Can Recalling the Triangle Fire Re-Ignite the Labor Movement?

For most Americans, the events of the Triangle Shirtwaist Factory Fire are encased in old, fading photographs and a vague and distant understanding of the plight of garment workers in the early 20th century. The image of 146 women literally imprisoned in a factory and forced to burn alive is horrific, and yet is too easily dismissed as simply a part of the past.  

Unions came together last week to mark the 100th anniversary of the Triangle Fire with parades, concerts, and rallying cries for workers' rights. Their call to organize could not be more urgent in light of recent events in Wisconsin, Ohio, and several other states that seek to curb unions' rights to collective bargaining and pensions, among other benefits.

In the wake of a deep recession that was caused by Wall Street's recklessness, politicians from all ends of the spectrum have successfully made the public employee unions their scapegoat.  

Governor Paul LePage of Maine has taken one of the more surprising steps to sever his ties to unions. LePage has ordered that a mural depicting workers in historical context be removed and that conference rooms in the Labor Department named after prominent figures in the union movement such as Frances Perkins, who gained prominence after the Triangle Fire, have their names changed. According to LePage, he seeks to reflect "neutrality" towards employers and employees alike. But, neutrality is far from his real concern. He’s looking to show conservative voters in Maine that he sides with corporate interests, not middle class workers.

Tea Party politicians are not the only ones to blame for this disdain for unions. 100 years ago, factory labor was a core aspect of America’s economy, and factories existed quite prominently in urban centers. Most people were related to someone who worked in a factory, and when the labor movement gained power, many Americans felt the direct impact of the horrible working conditions and risks associated with factory employment.

Today, however, it is far easier to distance oneself from the daily realities of physical labor. The U.S. has not done nearly as much to improve working conditions in the textile industry as it has done to outsource it to countries with lax (if any) labor laws and workers who will toil for endless hours for as little as $1 a day. This tragedy is one distant enough to bury our guilt below a layer of denial, even after we check the label on our clothing and it reads "Made in Sri Lanka."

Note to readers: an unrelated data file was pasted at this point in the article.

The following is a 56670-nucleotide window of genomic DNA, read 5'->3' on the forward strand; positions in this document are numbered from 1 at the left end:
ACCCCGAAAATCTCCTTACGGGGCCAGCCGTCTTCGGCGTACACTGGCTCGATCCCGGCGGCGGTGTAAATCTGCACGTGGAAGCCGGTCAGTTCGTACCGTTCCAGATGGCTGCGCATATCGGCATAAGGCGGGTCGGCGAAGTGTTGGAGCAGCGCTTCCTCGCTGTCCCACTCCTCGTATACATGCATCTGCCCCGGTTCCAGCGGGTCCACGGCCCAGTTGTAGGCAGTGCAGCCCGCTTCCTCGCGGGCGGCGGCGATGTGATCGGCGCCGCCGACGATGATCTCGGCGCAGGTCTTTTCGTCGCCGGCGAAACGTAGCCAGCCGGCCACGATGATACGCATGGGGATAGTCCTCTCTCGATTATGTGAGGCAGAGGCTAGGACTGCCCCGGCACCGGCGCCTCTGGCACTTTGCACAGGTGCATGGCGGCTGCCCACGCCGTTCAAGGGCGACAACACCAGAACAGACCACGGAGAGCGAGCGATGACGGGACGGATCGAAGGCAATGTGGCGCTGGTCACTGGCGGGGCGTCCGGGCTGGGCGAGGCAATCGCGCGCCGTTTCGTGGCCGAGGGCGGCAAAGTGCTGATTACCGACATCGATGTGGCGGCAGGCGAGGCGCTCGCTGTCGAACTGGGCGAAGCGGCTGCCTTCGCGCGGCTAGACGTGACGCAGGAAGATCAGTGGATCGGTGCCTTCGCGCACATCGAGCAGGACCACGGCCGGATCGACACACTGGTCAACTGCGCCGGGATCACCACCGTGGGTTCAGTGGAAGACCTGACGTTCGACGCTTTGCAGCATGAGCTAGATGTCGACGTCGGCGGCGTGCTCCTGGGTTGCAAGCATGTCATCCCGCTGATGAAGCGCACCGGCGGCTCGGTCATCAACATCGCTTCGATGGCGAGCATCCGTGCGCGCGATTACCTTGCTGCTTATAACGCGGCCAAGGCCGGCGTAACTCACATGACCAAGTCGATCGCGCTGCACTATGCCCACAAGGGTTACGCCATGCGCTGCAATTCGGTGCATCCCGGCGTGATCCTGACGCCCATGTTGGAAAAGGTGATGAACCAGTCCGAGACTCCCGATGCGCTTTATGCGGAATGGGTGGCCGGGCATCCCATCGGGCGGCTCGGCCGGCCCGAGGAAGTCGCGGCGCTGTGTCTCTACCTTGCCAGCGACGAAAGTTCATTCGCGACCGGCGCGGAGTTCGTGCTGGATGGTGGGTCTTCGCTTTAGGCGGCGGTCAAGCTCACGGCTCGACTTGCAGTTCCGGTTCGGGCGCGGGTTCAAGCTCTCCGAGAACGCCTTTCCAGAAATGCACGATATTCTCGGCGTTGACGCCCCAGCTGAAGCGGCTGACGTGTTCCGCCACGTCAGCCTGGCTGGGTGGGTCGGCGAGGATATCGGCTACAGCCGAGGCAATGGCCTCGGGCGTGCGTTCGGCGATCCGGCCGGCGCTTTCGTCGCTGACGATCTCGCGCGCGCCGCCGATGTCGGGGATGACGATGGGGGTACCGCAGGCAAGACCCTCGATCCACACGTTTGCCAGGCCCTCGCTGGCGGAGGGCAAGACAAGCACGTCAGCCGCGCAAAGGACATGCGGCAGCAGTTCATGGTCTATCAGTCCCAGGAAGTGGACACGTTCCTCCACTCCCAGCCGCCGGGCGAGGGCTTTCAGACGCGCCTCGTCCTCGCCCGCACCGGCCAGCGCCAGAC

The conditions that impoverished laborers face in sweatshops all over the globe is an important reminder of America's past and, to a certain extent, our well-hidden present. Over 80,000 farm workers in New York alone are not represented by a union, and are fired for attempting to organize themselves and negotiate for better pay. Work life in America is still replete with deadly hazards - just last year, 11 workers were killed on a BP oil rig in the Gulf of Mexico due to safety violations.

One of the more powerful moments in the Triangle Fire's centennial celebration came when union members joined together in a traditional labor song. The refrain is simple: "there is power in a union." These are fighting words to conservative elected officials like Governor Scott Walker of Wisconsin. If he and LePage have their way, union voices will be silenced and American workers risk losing the basic rights that are fundamental to their livelihood. 

Photo Credit: Wikimedia Commons

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Lise Rahdert

Lise studied Classics and Religious Studies at Brown University and is currently living in New York City. She loves writing about socio-economic justice, religion, law and politics. Views here are her own.

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